By Mohammad Zahid
Ball tampering goes on all of the time. It’s not a new phenomenon and it certainly happened a lot a few years ago. I think with all the cameras and the technology these days we haven’t heard about it much in the past year or so but it’s definitely still going on and there are plenty of cricketers definitely still doing it. I saw the images of what Faf du Plessis did and he was certainly altering the condition of the ball.
I’ve seen tampering in domestic and international cricket for years, everyone’s been doing it. With there being lots of cameras now it’s happening a lot less but it continues to happen and players will carry on doing it in the future. The punishment that du Plessis received is adequate in my opinion as it tarnishes his name and he will be remembered for that wherever he plays. So I think it’s enough.
Changes to the ball tampering law
Some people suggest that ball tampering should be legalised, but I don’t think it should as it’s against the spirit of the game, even though I’ve seen it happen a lot in the past. If you play in Pakistan, India or Sri Lanka then the ball automatically gets very rough after 30-40 overs, so you don’t really need to do anything to it. The climate and conditions are such that the ball automatically gets rough so it remains a skill to be able to reverse swing the ball. However intentionally changing the condition of the ball to make it reverse swing is cheating and I don’t think it should be legalised.
The ball tampering law is fine the way it is — it’s perfectly possible to reverse swing the ball by shining it and looking after it. The few masters of reverse swing in world cricket will tell you that it’s more important to look after the ball than it is to rough it up. You need to shine the ball, prevent it from getting wet and that is more effective than trying to rough up one side. You can rough it up as much as you want but if you don’t look after it then it won’t reverse swing.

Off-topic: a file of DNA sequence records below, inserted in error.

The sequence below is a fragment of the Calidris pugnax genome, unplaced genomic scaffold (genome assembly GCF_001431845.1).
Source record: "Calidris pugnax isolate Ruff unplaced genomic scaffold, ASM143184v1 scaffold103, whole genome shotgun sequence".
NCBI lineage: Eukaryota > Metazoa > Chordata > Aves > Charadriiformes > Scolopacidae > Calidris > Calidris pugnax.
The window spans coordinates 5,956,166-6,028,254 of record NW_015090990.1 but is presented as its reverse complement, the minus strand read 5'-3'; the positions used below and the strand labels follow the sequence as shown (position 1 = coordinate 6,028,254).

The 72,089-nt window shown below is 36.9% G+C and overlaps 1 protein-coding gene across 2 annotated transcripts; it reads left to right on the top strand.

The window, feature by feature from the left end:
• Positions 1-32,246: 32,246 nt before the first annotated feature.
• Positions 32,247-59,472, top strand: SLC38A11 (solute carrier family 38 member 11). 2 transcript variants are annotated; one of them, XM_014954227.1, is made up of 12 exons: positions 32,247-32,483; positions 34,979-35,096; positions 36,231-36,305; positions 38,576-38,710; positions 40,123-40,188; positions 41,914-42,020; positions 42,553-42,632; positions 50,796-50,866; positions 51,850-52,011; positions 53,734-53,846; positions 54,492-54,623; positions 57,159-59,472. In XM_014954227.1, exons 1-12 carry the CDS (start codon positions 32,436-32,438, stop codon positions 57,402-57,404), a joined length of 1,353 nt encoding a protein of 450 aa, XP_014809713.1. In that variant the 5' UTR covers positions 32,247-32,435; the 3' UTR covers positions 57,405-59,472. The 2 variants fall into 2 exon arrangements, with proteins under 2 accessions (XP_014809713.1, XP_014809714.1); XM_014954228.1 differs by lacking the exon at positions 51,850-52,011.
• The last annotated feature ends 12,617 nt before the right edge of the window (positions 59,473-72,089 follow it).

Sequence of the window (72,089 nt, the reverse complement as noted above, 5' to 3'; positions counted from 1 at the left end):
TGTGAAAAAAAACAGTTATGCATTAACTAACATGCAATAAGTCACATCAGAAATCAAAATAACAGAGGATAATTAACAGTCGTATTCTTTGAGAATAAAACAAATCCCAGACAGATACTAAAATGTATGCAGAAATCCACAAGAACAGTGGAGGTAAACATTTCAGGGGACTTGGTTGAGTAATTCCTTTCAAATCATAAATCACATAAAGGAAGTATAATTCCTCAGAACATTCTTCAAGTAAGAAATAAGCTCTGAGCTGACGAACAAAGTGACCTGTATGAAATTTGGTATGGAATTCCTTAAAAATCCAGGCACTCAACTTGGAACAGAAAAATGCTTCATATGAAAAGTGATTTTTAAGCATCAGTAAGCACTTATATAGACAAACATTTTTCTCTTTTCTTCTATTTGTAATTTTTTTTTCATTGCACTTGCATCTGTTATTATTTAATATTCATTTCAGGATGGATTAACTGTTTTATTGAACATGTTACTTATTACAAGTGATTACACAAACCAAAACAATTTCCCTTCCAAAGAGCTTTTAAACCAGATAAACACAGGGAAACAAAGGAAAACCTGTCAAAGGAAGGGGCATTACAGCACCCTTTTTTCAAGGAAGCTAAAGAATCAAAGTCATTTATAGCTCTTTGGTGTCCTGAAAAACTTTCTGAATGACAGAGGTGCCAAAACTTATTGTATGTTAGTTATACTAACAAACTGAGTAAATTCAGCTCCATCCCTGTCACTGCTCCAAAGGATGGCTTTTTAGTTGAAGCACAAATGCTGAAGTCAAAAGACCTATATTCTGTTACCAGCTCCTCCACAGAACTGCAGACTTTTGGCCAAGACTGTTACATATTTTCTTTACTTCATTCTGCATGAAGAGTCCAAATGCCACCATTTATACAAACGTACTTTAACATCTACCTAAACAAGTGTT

Getting a ball to reverse swing is not a difficult art but it requires practice. We’ve always had fast bowlers in Pakistan and they are masters of reverse swing, even in club cricket. Club cricketers sometimes play with the same ball for three months so it’s automatically roughed up and they have to learn to reverse swing it! The fast bowlers at our clubs in Pakistan are masters of reverse swing even before they go on to play First-Class cricket.
Three left-armers in the playing XI and their batting abilities
All three bowlers selected for the first One-Day International (ODI) are good fast bowlers. You certainly can’t question Wahab Riaz’s and Mohammad Irfan’s selections but all three (Sohail Tanvir) are good so all three should play irrespective of what arm they bowl with. Assuming the conditions suit pace bowling then there is a place for them all in the team.
The selectors perhaps also feel that the respective batting abilities of Tanvir and Wahab strengthen their case. As a bowler, being able to bat is a plus point as you can be considered as somewhat of an all-rounder, but if you are a high quality specialist fast bowler then it doesn’t matter even if you can’t bat at all. You should work hard to improve your batting but it’s not a priority. Look at the example of Saeed Ajmal and many other bowlers who are key players but can’t really bat. Irfan can’t bat at all either but he’s an integral part of the team at the moment.
Importance of resting fast bowlers such as Dale Steyn
Rest is important for all players, not just fast bowlers, to ensure they remain at their optimal fitness level. You need rest in order to remain effective. Dale Steyn is a Test regular and has to bowl 20-25 overs every game so he should be looked after very well. In the same way, we need to look after our bowlers, particularly Irfan. Rest is important for him to prolong his career for Pakistan.
The Pakistani batting collapse
Yet again, Pakistan collapsed in a run chase; it’s nothing new and will keep on happening unless we start grooming batsmen for the future right now. Only then will they become good enough to represent Pakistan in a few years time and prevent these sorts of collapses from happening.
(Mohammad Zahid, a former fast bowler, took four for 64 and seven for 66 on his Test debut against New Zealand in 1996. But he went on to play just four more Tests. He also played 11 ODIs. The above article by Mohammad Zahid is reproduced with permission from PakPassion.net)